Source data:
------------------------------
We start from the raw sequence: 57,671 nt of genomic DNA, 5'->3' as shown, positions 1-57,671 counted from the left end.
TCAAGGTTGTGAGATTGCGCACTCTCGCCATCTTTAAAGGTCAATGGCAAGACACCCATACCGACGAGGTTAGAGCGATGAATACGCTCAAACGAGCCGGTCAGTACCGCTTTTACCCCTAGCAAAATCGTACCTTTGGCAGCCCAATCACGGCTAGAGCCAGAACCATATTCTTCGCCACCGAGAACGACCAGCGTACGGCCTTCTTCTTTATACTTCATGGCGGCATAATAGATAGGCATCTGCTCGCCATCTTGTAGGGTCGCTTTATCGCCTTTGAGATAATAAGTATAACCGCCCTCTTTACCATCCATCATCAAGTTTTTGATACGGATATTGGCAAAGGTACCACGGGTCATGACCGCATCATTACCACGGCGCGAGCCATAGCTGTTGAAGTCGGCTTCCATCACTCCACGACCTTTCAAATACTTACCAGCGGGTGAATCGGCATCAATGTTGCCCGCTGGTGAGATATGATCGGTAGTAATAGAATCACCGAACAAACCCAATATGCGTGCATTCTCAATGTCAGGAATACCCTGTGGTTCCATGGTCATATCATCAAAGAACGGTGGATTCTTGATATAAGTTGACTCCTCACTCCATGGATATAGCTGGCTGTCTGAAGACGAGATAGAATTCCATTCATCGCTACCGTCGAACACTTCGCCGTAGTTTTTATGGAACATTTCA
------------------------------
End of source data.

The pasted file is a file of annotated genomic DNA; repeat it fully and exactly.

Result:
We start from the raw sequence: 57,671 nt of genomic DNA, 5'->3' as shown, positions 1-57,671 counted from the left end.
TCAAGGTTGTGAGATTGCGCACTCTCGCCATCTTTAAAGGTCAATGGCAAGACACCCATACCGACGAGGTTAGAGCGATGAATACGCTCAAACGAGCCGGTCAGTACCGCTTTTACCCCTAGCAAAATCGTACCTTTGGCAGCCCAATCACGGCTAGAGCCAGAACCATATTCTTCGCCACCGAGAACGACCAGCGTACGGCCTTCTTCTTTATACTTCATGGCGGCATAATAGATAGGCATCTGCTCGCCATCTTGTAGGGTCGCTTTATCGCCTTTGAGATAATAAGTATAACCGCCCTCTTTACCATCCATCATCAAGTTTTTGATACGGATATTGGCAAAGGTACCACGGGTCATGACCGCATCATTACCACGGCGCGAGCCATAGCTGTTGAAGTCGGCTTCCATCACTCCACGACCTTTCAAATACTTACCAGCGGGTGAATCGGCATCAATGTTGCCCGCTGGTGAGATATGATCGGTAGTAATAGAATCACCGAACAAACCCAATATGCGTGCATTCTCAATGTCAGGAATACCCTGTGGTTCCATGGTCATATCATCAAAGAACGGTGGATTCTTGATATAAGTTGACTCCTCACTCCATGGATATAGCTGGCTGTCTGAAGACGAGATAGAATTCCATTCATCGCTACCGTCGAACACTTCGCCGTAGTTTTTATGGAACATTTCA